Poly(ADP-ribose) polymerase-1 cleavage during apoptosis: An update
- Cite this article as:
- Soldani, C. & Scovassi, A.I. Apoptosis (2002) 7: 321. doi:10.1023/A:1016119328968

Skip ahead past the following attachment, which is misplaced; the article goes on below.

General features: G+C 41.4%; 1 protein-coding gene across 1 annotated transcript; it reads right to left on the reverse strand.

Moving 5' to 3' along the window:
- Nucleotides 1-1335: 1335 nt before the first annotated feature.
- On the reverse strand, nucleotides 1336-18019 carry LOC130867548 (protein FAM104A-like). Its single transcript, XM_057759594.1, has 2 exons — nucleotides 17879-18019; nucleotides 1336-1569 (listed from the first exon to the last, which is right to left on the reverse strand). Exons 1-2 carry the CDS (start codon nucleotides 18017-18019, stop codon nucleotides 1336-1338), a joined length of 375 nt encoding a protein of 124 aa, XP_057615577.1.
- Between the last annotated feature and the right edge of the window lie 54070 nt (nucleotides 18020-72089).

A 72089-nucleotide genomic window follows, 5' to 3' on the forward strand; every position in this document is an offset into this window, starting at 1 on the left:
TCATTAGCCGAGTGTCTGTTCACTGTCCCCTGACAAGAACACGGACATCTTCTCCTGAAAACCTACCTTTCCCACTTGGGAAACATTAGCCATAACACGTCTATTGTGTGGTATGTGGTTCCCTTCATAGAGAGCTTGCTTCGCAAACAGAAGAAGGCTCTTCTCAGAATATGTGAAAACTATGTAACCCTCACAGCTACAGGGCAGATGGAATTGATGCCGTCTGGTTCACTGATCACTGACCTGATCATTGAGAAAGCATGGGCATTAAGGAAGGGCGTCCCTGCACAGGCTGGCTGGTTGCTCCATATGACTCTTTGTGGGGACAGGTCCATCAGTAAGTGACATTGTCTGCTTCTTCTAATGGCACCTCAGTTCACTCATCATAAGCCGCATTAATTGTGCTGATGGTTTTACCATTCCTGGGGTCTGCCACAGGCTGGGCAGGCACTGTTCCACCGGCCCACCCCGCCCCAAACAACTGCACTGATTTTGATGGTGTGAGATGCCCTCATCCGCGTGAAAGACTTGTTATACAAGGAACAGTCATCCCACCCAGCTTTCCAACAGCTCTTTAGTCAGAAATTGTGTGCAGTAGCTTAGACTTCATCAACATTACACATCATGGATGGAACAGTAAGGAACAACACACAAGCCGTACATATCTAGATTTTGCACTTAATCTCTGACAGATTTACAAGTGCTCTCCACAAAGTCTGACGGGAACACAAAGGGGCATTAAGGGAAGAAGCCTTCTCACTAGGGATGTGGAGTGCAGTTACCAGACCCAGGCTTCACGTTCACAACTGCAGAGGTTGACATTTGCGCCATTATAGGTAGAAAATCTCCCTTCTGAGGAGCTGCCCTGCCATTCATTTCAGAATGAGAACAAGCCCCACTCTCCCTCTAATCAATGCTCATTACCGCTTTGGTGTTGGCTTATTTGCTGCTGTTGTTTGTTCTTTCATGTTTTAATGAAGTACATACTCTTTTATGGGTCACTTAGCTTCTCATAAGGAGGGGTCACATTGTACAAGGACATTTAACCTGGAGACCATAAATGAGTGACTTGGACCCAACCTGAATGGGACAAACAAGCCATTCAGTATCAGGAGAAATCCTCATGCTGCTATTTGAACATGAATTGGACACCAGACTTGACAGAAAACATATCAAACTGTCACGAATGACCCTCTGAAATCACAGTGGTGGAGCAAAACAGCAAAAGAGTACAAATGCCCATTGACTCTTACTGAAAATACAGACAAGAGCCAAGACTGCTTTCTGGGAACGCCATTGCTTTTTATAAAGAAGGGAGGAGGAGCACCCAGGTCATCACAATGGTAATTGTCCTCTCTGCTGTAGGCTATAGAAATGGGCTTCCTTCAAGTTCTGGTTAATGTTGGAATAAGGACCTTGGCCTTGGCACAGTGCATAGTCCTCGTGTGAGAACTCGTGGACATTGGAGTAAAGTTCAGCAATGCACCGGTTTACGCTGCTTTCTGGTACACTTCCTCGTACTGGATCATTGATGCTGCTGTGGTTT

Poly(ADP-ribosylation) is a post-translational modification of proteins playing a crucial role in many processes, including DNA repair and cell death. The best known poly(ADP-ribosylating) enzime, PARP-1, is a DNA nick sensor and uses βNAD+ to form polymers of ADP-ribose which are further bound to nuclear protein acceptors. To strictly regulate poly(ADP-ribose) turnover, its degradation is assured by the enzyme poly(ADP-ribose) glycohydrolase (PARG). During apoptosis, PARP-1 plays two opposite roles: its stimulation leads to poly(ADP-ribose) synthesis, whereas caspases cause PARP-1 cleavage and inactivation. PARP-1 proteolysis produces an 89 kDa C-terminal fragment, with a reduced catalytic activity, and a 24 kDa N-terminal peptide, which retains the DNA binding domains. The fate and the possible role of these fragments during apoptosis will be discussed.